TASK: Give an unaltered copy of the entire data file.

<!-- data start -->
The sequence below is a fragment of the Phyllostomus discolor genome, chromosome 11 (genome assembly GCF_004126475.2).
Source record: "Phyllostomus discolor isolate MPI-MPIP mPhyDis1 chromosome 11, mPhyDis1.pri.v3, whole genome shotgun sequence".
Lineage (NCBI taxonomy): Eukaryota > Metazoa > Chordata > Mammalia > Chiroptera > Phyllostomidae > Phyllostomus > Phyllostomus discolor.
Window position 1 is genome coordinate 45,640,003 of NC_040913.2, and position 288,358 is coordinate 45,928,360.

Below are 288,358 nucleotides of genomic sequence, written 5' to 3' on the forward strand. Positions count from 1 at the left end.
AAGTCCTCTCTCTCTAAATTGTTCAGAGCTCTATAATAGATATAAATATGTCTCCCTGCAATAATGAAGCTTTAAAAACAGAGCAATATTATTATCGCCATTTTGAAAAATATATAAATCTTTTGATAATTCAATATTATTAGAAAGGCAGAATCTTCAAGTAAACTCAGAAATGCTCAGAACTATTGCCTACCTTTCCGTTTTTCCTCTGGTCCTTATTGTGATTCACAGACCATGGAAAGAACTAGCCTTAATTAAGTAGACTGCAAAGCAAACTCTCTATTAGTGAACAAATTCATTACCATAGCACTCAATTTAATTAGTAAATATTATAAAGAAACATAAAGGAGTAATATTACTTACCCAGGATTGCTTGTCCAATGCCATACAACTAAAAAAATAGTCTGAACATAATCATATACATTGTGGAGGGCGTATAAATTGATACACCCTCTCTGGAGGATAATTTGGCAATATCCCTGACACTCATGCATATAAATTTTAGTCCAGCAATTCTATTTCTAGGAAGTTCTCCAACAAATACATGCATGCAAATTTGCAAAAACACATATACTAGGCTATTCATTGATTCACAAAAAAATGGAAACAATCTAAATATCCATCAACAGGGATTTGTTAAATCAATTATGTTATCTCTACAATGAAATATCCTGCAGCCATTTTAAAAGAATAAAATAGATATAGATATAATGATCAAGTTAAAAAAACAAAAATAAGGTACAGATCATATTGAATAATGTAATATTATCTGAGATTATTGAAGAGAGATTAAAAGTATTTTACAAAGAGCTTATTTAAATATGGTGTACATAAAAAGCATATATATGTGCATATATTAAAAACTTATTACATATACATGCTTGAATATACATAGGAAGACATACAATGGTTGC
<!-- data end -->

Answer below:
The sequence below is a fragment of the Phyllostomus discolor genome, chromosome 11 (genome assembly GCF_004126475.2).
Source record: "Phyllostomus discolor isolate MPI-MPIP mPhyDis1 chromosome 11, mPhyDis1.pri.v3, whole genome shotgun sequence".
Lineage (NCBI taxonomy): Eukaryota > Metazoa > Chordata > Mammalia > Chiroptera > Phyllostomidae > Phyllostomus > Phyllostomus discolor.
Window position 1 is genome coordinate 45,640,003 of NC_040913.2, and position 288,358 is coordinate 45,928,360.

Below are 288,358 nucleotides of genomic sequence, written 5' to 3' on the forward strand. Positions count from 1 at the left end.
AAGTCCTCTCTCTCTAAATTGTTCAGAGCTCTATAATAGATATAAATATGTCTCCCTGCAATAATGAAGCTTTAAAAACAGAGCAATATTATTATCGCCATTTTGAAAAATATATAAATCTTTTGATAATTCAATATTATTAGAAAGGCAGAATCTTCAAGTAAACTCAGAAATGCTCAGAACTATTGCCTACCTTTCCGTTTTTCCTCTGGTCCTTATTGTGATTCACAGACCATGGAAAGAACTAGCCTTAATTAAGTAGACTGCAAAGCAAACTCTCTATTAGTGAACAAATTCATTACCATAGCACTCAATTTAATTAGTAAATATTATAAAGAAACATAAAGGAGTAATATTACTTACCCAGGATTGCTTGTCCAATGCCATACAACTAAAAAAATAGTCTGAACATAATCATATACATTGTGGAGGGCGTATAAATTGATACACCCTCTCTGGAGGATAATTTGGCAATATCCCTGACACTCATGCATATAAATTTTAGTCCAGCAATTCTATTTCTAGGAAGTTCTCCAACAAATACATGCATGCAAATTTGCAAAAACACATATACTAGGCTATTCATTGATTCACAAAAAAATGGAAACAATCTAAATATCCATCAACAGGGATTTGTTAAATCAATTATGTTATCTCTACAATGAAATATCCTGCAGCCATTTTAAAAGAATAAAATAGATATAGATATAATGATCAAGTTAAAAAAACAAAAATAAGGTACAGATCATATTGAATAATGTAATATTATCTGAGATTATTGAAGAGAGATTAAAAGTATTTTACAAAGAGCTTATTTAAATATGGTGTACATAAAAAGCATATATATGTGCATATATTAAAAACTTATTACATATACATGCTTGAATATACATAGGAAGACATACAATGGTTGC